Book Review: Violent Partners by Linda G Mills

NB: This is my first book review for Feminist Review, and because I had a 600-word limit, I had to curtail my criticism. For starters the author, Linda G. Mills, chose to promote her book on the FOX network's O'Reilly Factor. This should already raise a few eyebrows.

Although I've cited only one example of a questionable interpretation of statistics below, I found more than a few instances of this, and it led me to conduct my own research. For an overview of domestic abuse in a western country (Canada), where intimate abuse is also criminalized click here.
This study clearly shows that in the vast majority of instances, men are more violent than women. I'd advise that if you do read this book, do so with a critical eye and don't allow the author's credentials, a scholar and a self-described feminist, to influence you.

Violent Partners: A Breakthrough Plan for Ending the Cycle of Abuse
Linda G. Mills
Basic Books

Author Linda G. Mills is a scholar, lawyer, social worker, and the founder of the Center on Violence and Recovery at New York University. In Violent Partners, Mills challenges the tenets of the battered women’s movement. These basic principles held that:

o Domestic abuse was caused by deeply rooted misogynist beliefs, which condoned violence against women;
o Women were rarely violent;
o If women endured the abuse and didn’t leave, it was because they feared the consequences; and
o Criminal action had to be taken against violent men.

Mills proposes a controversial breakthrough plan to end the cycle of violence, which includes counseling for violent couples who want to stay together, group counseling, and healing circles. The author believes that the criminalization of domestic abuse has been unsuccessful in ending the cycle of violence and, in many instances, has only exacerbated the problem. Although Mills uses many compelling cases to support her arguments, she fails to give the reader a specific case to illustrate what it might have been like to be a victim in the late 1960s, before the women’s movement had championed the cause. This would have given the book a more balanced perspective.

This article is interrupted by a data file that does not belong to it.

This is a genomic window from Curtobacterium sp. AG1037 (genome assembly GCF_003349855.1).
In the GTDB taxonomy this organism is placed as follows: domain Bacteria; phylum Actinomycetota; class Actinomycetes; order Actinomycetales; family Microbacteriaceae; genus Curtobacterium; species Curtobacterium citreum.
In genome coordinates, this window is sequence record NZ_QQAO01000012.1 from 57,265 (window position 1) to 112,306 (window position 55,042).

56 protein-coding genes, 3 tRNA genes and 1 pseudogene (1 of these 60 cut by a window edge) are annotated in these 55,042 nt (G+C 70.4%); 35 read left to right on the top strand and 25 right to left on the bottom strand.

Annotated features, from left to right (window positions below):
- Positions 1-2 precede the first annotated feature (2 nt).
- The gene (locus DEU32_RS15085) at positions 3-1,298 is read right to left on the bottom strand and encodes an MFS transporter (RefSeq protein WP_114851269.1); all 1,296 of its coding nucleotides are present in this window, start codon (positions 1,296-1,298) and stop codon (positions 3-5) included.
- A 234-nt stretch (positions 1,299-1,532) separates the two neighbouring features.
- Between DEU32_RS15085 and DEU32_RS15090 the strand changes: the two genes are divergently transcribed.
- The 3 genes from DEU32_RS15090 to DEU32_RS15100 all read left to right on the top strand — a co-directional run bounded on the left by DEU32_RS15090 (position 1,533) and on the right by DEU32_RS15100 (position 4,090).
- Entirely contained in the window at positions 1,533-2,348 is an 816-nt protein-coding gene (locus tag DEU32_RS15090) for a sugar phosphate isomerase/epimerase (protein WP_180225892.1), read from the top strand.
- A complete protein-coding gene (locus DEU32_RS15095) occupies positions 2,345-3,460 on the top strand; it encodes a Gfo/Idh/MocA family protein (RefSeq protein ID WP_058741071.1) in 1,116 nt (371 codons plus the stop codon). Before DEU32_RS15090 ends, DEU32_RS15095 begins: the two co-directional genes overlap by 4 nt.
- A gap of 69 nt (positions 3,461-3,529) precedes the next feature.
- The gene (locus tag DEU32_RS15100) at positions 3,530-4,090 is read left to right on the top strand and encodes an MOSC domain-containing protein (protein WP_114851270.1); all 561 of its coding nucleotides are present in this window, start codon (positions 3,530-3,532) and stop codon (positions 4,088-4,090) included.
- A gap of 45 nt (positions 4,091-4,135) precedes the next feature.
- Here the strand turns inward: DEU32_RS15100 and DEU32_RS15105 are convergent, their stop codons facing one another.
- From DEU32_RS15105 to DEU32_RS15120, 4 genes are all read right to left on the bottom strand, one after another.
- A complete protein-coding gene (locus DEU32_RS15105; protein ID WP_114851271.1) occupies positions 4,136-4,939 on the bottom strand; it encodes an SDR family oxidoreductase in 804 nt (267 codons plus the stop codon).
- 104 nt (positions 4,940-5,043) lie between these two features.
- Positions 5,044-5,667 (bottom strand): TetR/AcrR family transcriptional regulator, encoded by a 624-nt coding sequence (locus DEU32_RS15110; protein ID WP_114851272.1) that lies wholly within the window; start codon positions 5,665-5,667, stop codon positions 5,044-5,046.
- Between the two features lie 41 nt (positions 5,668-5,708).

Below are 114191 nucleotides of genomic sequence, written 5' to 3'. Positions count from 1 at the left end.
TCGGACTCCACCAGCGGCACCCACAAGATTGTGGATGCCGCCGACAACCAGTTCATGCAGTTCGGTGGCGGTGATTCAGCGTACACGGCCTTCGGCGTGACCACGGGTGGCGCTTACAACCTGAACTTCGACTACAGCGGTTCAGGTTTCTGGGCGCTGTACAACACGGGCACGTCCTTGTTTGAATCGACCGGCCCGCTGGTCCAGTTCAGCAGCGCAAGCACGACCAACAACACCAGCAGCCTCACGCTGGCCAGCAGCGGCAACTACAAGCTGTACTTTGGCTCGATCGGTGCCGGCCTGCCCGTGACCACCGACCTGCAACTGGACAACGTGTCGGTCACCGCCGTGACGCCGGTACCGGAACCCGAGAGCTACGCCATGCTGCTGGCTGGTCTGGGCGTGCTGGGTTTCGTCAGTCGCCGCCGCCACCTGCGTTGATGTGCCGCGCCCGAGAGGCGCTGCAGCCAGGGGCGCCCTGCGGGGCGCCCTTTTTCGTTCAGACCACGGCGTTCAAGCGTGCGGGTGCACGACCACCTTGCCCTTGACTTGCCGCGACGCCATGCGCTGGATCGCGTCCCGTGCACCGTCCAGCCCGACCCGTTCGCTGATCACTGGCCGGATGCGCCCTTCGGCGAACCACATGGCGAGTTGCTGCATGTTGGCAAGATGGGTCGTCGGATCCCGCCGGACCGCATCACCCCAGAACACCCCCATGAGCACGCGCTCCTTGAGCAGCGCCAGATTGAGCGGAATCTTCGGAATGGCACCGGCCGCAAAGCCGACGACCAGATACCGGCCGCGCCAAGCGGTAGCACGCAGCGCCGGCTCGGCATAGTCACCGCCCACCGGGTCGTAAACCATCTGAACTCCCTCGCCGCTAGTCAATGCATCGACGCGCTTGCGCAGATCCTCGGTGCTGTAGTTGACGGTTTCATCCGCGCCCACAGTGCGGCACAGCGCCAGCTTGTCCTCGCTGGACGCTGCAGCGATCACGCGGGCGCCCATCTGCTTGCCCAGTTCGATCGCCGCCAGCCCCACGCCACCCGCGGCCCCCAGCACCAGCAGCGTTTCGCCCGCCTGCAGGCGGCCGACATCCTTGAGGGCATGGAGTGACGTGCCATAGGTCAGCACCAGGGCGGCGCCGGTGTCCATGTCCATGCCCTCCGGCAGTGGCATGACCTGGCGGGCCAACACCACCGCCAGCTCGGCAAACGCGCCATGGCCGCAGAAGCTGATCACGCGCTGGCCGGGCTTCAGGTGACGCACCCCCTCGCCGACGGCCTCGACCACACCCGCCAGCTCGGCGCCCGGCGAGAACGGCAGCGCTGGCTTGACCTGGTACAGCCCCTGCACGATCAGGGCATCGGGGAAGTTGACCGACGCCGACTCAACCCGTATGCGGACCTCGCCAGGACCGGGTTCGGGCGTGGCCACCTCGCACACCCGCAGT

The author also uses some statistics that give a skewed picture of violent women in intimate abuse cases. For instance, the author cites a US Department of Justice-funded study, which has neither footnote nor name, showing that arrests in California for domestic violence between 1985 and 1995 grew by 37% for men and 446% for women. These figures were to illustrate the author’s claim that the number of violent women was dramatically increasing. However, there is no mention that this surge could be attributed to increased reporting by men or greater public awareness vis-à-vis domestic violence. In addition, these figures don’t give the reader a clear idea of the percentage of domestic violence cases that are actually perpetrated by women. In Family Violence in Canada: A Statistical Profile of 2004, published by the Canadian government, it states “females are more likely to be victims of spousal violence (85% vs.15%),” a figure based on domestic abuse offences reported to police.

Mills objects to the generalization that men are always the perpetrators, and women are always the victims. She believes that both partners play a role in the dynamic of violence and that understanding this dynamic is key to stopping any recurrence. I believe that the author’s intention was to emphasize the importance of understanding the dynamic rather than pointing a finger at one gender, but unfortunately, what many may take away from the book is that women are just as violent as men. This, in turn, could seriously undermine the support for and financial well-being of the current system, which has undeniably saved tens of thousands of lives in the past 30 years.

The book is convincing in its explanation of who becomes violent and why, and the impact of domestic violence on future generations. Mills is also successful in showing the complexity of intimate abuse. What’s more, the author makes it abundantly clear that we now know a lot more about family-related violence than we did 30 years ago and that with our new wisdom, we should embrace new solutions.

I applaud the comprehensive approach that involves looking for new ways to stem violence in future generations. I also found the peacemaking and healing circles to be a promising and relatively inexpensive remedy, which could work in certain situations. However, I would only recommend this book to therapists, public health policy makers, and professionals working with victims of abuse and in the criminal justice system.

Cross posted at FeministReview on Friday, January 29, 2010.


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